When Lightning Strikes by Brenda Novak (Whiskey Creek Trilogy #1)
August 28, 2012
Reviewed by Tori
PR firm owner Gail DeMarco finds herself in hot water when her A list client retaliates against some bad PR she gave him and as a result, Gail has been dropped by her other clients. With her business going downhill quick, Gail has to swallow her pride and convince Simon to call a truce and to take her back.
Hollywood bad boy, Simon O’Neal only wants one thing; to see his little boy. He agrees to forgive Gail and help her out for a price. He needs to clean up his image pronto and he wants her to help him pull it off.
Gail agrees to marry him (reluctantly) and use her company and her spotless reputation to polish up the tarnish that clings to Simon’s. Once they hammer out the details and sign the contract, Gail convinces Simon to leave Hollywood and come with her to her hometown of Whisky Creek, California. Gail feels that a small town with no Hollywood distractions is just what Simon needs to settle down and get back in touch with himself. Simon agrees and finds himself not only taken with the town, but also taken with Gail. Gail fears falling in love with the love em’ and leave em’ bad boy, convinced he could never truly love her. When the inevitable happens, can Gail save Simon and her heart, or will she lose both?
When Lightning Strikes is the first installment of Brenda Novak’s Whiskey Creek Series. A romantic contemporary that unfortunately tripped coming out of the gate for me and never quite recovered. The storyline isn’t bad, it’s just boring. The premise holds a lot of promise. A marriage of convenience between a Hollywood bad boy and morally upstanding good girl.
Only, what sounded good in the excerpt doesn’t translate well onto paper for me. I love Brenda Novak’s romantic suspense books. And while I know this is NOT a romantic suspense, it’s her ability to bring her character to life and the rich in depth world she builds around them is the appeal for me. I felt this book missed the mark. There is no life or passion to our protagonists. No real emotional connection. I would have found both Gail and Simon to be inspiring protagonists if only Novak would have worked harder on their characterization. We see their faults and then their change of heart, but to me the catalyst for these changes is glossed over. In fact, a majority of the story glosses over the why’s and just gives you the results.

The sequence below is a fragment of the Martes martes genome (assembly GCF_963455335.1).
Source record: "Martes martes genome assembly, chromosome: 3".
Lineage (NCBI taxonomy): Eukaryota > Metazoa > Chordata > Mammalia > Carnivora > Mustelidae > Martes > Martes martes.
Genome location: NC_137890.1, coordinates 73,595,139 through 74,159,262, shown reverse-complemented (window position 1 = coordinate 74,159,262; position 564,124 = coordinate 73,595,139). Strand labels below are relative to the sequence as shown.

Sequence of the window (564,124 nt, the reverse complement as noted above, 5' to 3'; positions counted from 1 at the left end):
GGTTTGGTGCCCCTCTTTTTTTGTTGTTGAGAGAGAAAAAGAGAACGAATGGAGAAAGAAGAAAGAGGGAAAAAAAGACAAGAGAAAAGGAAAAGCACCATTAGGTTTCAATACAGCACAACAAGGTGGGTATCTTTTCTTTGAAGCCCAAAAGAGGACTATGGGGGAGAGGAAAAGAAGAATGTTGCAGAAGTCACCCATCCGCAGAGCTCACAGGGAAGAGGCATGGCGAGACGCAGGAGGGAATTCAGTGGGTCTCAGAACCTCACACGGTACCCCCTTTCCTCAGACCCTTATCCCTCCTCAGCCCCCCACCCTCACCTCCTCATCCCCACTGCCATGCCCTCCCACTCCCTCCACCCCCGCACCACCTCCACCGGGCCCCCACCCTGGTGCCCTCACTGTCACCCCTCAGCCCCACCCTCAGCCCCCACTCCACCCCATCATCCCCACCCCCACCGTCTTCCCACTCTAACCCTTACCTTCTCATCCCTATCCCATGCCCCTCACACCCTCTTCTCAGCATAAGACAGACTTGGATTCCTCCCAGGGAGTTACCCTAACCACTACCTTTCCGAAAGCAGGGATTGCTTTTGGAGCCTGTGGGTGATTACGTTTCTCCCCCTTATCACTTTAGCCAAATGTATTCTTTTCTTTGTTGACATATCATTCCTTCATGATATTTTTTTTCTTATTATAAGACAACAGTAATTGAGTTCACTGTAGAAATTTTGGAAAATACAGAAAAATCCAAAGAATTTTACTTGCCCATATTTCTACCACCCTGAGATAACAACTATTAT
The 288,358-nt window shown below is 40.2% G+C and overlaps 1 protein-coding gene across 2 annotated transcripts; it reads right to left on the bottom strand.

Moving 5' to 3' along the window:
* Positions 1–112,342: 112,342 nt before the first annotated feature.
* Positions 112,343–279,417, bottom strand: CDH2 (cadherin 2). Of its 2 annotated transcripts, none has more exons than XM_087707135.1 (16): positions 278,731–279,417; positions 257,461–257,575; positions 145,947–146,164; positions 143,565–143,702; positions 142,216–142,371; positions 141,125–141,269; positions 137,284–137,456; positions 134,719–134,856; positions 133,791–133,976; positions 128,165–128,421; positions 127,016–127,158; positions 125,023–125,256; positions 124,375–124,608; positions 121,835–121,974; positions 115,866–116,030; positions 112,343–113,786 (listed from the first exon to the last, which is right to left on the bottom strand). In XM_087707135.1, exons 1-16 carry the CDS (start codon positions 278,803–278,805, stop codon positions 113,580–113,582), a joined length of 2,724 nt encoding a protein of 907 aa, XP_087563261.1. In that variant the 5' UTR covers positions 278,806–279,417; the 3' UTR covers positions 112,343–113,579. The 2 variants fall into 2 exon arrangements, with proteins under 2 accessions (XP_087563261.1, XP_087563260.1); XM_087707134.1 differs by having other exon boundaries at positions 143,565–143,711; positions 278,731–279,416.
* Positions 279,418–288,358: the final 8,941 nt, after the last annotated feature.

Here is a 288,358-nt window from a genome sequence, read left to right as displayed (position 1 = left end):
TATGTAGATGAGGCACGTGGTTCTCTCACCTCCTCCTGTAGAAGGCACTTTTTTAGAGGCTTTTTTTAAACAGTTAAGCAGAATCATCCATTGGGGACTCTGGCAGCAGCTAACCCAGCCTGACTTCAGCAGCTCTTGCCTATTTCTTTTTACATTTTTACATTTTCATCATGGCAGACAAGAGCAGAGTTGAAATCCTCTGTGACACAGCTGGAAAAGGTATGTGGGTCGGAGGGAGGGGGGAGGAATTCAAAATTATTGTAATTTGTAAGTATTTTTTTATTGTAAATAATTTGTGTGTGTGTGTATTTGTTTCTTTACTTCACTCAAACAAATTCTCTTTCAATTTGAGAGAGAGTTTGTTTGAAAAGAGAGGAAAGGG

I found Gail suffered from a martyr complex and she makes sure you know just how great her sacrifice is. Through 3/4 of the book all you hear about is how she is sacrificing herself for Simon’s wellbeing. How, no matter what happens, Simon will never really shake his bad reputation or become a better person. She tosses his bad behavior in his face so many times, if I were Simon, I would have caused problems just to spite her. Her family and friends don’t like Simon, which is Gail’s fault because she did nothing but bad mouth him to them. I found it hard to believe that she, as a PR specialist, would have publicly lamb blasted him in the first place. He was her client. She spent a fair amount of time telling everyone how terrible he is, then can’t understand why everyone can’t just like him and get over it.
Simon was a little better. His divorce from his wife was brutal and he lost custody of his son because of his bad behavior during and after the divorce. You learn later that there was a very good reason for Simon’s behavior but he refuses to stand up for himself, fearful he will never see his little boy again. Im sorry, but if you have evidence that could give you your heart’s desire, then you use it. You don’t sit on it due to what if’s and maybe’s. I will admit that he does try his best to fit in with Gail’s family and friends and in their “pretend” marriage.
We have a rushed low key romance on Simon and Gail’s part and even a tiny love triangle that fizzled for me. I expected some challenge or conflict in that aspect but nothing really happens. He’s used more as an “a-HA” moment then anything else. I did enjoy the secondary characters. They seemed more personal and acted in a realistic fashion. We meet Simon’s dad who I thought was one of the more interesting characters. Simon and Gail’s time in Whiskey Creek was, in a nutshell, not interesting.
To sum it up, this story is very cookie cutter with textbook characters and situations. No real conflict or angst. No real emotional soul searching or romantic epiphanies. Even the bombshell ending played out like a write by numbers scenario and I felt cheated.